“The cover released and flew away exactly as we designed it to do,” said Kepler Project Manager James Fanson of NASA’s Jet Propulsion Laboratory, Pasadena, California. “This is a critical step toward answering a question that has come down to us across generations of human history – are there other planets like Earth, or are we alone in the galaxy”? Read the full news story.
March 10, 2009
News: Keck Telescope to observe Kepler finds
For nearly a decade, University of California at Berkeley astronomer Geoff Marcy and his colleagues have been using the W. M. Keck telescopes to discover giant planets orbiting distant stars. Now, with the successful launch of NASA’s Kepler mission, they will be using Keck I’s 10-meter astronomical eye to discover distant Earths. Kepler will pick out earthlike candidates. Keck will then zero in on them and determine if they are at all similar to our planet. Read the full news story.
March 6, 2009
Editor blog: Kepler satellite launches successfully
At 340 exoplanets and counting, astronomers tonight are much closer to discovering some more that might resemble our own. At 10:49:57 p.m. EST, a Delta II rocket lifted off from Launch Complex 17-B at Cape Canaveral Air Force Station. It sent the Kepler Telescope into an Earth-trailing heliocentric (Sun-centered) orbit with a period of 372.5 days. Read the full blog entry.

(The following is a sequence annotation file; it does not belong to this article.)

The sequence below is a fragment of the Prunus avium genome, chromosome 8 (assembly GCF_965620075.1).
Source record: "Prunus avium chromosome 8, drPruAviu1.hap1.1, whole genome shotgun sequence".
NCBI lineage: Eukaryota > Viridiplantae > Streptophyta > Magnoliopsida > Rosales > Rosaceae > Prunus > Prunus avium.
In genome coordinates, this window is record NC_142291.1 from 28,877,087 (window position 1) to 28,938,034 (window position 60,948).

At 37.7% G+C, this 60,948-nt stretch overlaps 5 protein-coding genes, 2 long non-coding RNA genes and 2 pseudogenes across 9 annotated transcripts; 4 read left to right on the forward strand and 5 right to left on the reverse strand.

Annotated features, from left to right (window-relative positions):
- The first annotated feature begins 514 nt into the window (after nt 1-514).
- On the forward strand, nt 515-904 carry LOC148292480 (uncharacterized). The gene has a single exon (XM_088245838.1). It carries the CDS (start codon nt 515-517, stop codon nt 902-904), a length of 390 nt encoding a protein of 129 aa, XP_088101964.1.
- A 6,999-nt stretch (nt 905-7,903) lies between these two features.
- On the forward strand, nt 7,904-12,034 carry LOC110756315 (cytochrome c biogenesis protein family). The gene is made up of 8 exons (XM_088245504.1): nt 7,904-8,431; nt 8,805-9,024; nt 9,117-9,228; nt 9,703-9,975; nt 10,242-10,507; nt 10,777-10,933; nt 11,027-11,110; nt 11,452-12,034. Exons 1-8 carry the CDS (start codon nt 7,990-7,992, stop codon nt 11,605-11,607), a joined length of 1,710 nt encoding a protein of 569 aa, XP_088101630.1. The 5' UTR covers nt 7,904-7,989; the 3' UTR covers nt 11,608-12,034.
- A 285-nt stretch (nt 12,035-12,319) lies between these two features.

March 5, 2009
Editor blog: The planet search continues with Kepler
Recently, I edited a story for the magazine about NASA’s Kepler Telescope and its search for earthlike planets outside our solar system. It’s a fascinating spacecraft and mission, and I’ll be following its progress closely. What’s more, NASA has scheduled the spacecraft to rocket into the night sky this Friday, March 6, from Cape Canaveral in Florida. Read the full blog entry.
March 3, 2009
News: Planet-finding mission set to launch March 6
This year, astronomers will continue their planet quest with a specialized spacecraft designed to detect earthlike planets around stars similar to the Sun. NASA has scheduled the Kepler mission for launch no earlier than March 6. There are two launch windows, from 10:49 p.m. – 10:52 p.m. and 11:13 p.m. – 11:16 p.m. EST.